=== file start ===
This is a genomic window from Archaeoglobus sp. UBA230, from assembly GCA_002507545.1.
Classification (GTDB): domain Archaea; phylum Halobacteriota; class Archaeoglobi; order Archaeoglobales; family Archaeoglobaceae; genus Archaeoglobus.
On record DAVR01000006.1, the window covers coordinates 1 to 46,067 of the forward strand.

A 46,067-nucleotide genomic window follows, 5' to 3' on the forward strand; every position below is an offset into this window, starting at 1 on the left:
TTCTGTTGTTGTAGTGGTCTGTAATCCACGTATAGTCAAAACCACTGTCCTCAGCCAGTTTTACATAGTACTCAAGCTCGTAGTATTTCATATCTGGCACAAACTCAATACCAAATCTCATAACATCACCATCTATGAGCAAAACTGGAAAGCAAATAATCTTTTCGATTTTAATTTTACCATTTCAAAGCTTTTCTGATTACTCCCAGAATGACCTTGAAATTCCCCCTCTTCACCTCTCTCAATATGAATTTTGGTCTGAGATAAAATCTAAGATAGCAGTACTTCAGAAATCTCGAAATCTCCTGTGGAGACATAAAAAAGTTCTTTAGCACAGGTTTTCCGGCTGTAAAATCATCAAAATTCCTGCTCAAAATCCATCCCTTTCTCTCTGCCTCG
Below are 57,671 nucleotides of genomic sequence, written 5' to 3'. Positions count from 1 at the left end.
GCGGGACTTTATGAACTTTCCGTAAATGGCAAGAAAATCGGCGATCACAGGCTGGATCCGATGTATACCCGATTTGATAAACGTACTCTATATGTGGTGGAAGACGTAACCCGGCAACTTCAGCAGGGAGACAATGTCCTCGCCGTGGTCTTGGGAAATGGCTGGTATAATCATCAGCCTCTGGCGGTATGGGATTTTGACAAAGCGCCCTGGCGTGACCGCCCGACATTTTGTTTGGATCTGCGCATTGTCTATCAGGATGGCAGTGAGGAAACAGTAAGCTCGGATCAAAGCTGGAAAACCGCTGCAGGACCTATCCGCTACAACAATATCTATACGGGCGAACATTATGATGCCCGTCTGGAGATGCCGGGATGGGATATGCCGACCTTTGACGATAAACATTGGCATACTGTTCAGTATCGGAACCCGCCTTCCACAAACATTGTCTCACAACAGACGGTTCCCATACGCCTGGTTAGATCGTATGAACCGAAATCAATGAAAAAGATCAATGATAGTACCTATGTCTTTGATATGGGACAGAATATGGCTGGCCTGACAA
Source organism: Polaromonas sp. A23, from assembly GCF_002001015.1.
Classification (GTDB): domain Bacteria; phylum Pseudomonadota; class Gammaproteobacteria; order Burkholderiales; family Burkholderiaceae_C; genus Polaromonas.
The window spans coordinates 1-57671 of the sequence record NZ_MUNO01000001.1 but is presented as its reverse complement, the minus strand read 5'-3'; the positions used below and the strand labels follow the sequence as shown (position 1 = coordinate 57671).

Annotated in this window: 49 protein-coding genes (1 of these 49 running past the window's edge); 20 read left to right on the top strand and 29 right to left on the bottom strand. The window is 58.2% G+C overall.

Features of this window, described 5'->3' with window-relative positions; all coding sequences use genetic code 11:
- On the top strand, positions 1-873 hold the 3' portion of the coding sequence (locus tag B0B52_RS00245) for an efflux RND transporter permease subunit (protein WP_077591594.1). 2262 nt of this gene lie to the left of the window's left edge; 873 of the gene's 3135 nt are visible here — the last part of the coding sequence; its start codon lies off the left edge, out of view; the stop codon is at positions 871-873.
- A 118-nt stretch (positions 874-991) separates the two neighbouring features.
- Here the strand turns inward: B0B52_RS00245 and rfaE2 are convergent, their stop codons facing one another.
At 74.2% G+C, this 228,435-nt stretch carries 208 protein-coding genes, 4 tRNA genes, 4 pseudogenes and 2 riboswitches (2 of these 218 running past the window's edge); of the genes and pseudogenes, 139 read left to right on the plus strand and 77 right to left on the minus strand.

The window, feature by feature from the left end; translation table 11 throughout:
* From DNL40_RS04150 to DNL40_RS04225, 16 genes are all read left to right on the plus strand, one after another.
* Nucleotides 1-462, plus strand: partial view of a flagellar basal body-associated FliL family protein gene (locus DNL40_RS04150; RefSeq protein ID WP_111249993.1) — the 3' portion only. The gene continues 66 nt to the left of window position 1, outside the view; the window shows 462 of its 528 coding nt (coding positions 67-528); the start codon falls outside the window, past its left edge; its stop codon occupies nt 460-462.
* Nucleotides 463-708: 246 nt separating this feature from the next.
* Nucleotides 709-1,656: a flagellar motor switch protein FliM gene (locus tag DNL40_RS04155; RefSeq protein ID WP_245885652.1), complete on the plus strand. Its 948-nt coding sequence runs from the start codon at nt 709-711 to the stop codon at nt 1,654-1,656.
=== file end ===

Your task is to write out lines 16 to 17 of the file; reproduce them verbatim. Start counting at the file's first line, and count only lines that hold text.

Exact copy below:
At 74.2% G+C, this 228,435-nt stretch carries 208 protein-coding genes, 4 tRNA genes, 4 pseudogenes and 2 riboswitches (2 of these 218 running past the window's edge); of the genes and pseudogenes, 139 read left to right on the plus strand and 77 right to left on the minus strand.

The window, feature by feature from the left end; translation table 11 throughout: